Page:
Over the decades, the Dalai Lama gave me the status and honour of being his friend. I’d say to him, ‘Your Holiness, Time magazine wants me to photograph you doing various activities.’ Far from seeing him posing in special robes on a throne, I was welcomed, informally, into his private world. And without me explaining, he would do things that perfectly fulfilled the needs of the assignment. It was looking at old Tibetan texts one moment, and the next, moving on to repair a kerosene heater or a temperamental TV. Moments were spent watching a TV serial about the Mahabharata, and moving out to the garden and the greenhouse, where he grew the most beautiful flowers. How else would I have known that His Holiness the Dalai Lama can fix a TV? Or that he treated his sick kitten with Tibetan herbal medicine?
This willingness to understand and joyfully fulfil your needs, just as a close friend might, is what was so wonderful about him, and remains so, even today, when he is a Nobel Peace Laureate and the world reveres him as an icon. He is a man who can be trusted. Indira Gandhi, for instance, was sharp and clear; if photographers were around at an interview, she became a different person. But His Holiness remains the same: all knowing, with gentle sincerity, sensitivity and care for other beings.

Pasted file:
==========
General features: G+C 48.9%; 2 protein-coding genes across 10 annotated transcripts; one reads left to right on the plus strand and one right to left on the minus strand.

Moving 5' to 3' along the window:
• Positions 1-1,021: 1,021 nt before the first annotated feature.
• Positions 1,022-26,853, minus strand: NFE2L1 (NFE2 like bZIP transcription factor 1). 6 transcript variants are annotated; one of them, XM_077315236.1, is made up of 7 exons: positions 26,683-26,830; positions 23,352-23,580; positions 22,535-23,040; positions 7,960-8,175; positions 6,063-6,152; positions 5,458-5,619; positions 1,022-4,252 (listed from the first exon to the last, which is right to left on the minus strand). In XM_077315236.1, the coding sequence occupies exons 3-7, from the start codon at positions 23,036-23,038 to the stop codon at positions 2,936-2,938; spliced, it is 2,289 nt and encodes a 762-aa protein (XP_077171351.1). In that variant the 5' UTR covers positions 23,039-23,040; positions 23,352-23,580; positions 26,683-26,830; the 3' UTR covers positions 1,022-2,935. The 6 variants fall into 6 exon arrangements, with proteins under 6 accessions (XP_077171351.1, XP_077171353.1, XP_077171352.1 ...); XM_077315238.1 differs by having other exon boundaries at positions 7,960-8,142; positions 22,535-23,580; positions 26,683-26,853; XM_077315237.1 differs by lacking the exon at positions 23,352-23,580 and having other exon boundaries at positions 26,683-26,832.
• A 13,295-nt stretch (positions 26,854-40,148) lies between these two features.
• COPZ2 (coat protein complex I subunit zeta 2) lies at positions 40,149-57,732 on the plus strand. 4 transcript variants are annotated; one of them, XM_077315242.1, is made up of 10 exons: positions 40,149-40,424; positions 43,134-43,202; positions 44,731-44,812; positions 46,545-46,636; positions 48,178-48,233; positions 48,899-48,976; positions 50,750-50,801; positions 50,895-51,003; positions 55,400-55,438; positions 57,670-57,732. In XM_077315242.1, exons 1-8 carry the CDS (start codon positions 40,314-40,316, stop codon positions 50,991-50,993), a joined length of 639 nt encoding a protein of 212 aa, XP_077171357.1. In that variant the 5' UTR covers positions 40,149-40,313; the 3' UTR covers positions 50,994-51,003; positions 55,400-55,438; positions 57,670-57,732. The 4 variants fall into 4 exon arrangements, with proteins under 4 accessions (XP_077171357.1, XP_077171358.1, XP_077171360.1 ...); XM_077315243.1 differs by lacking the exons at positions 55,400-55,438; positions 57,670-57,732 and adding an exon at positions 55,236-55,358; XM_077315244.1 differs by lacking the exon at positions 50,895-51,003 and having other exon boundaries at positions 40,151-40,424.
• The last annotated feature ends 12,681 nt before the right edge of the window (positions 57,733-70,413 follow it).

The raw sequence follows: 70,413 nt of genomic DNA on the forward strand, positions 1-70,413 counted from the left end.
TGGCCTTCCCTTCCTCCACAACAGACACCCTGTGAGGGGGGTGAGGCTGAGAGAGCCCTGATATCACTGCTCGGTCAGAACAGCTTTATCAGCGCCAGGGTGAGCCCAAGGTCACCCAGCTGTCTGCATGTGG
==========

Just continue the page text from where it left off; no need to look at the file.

Among the opportunities given to me was photographing him receiving an initiation from an elderly reincarnate lama, His Eminence Chogye Trichen Rinpoche. His Holiness sat humbly on a low cushion while the Rinpoche was seated on a throne.
My second encounter with the Dalai Lama was in Bodh Gaya in December 1985. He was doing daylong preparatory rituals over a sand mandala for a Kalachakra initiation in a tent enclosure. Although the prayer ritual was private, I convinced the Tibetan security guards to let me shoot from behind curtains. As my camera lens parted the curtains, His Holiness suddenly looked at me, and with a warm, welcoming smile, extended his hand. I couldn’t believe it. After a brief meeting ten years before, he remembered me. So I walked in, took his hand and kissed it.
Later, just to fulfil my urge, I requested His Holiness, ‘It’s very important that I photograph you during actual meditation.’ He said, ‘Okay, I’ll try.’ Then, for almost an hour, he sat absorbed in meditation. Beyond the unbelievable qualities of compassion and care, his powerful concentration makes it possible for him to slip into meditation even in the presence of others.
Text and Photographs by Raghu Rai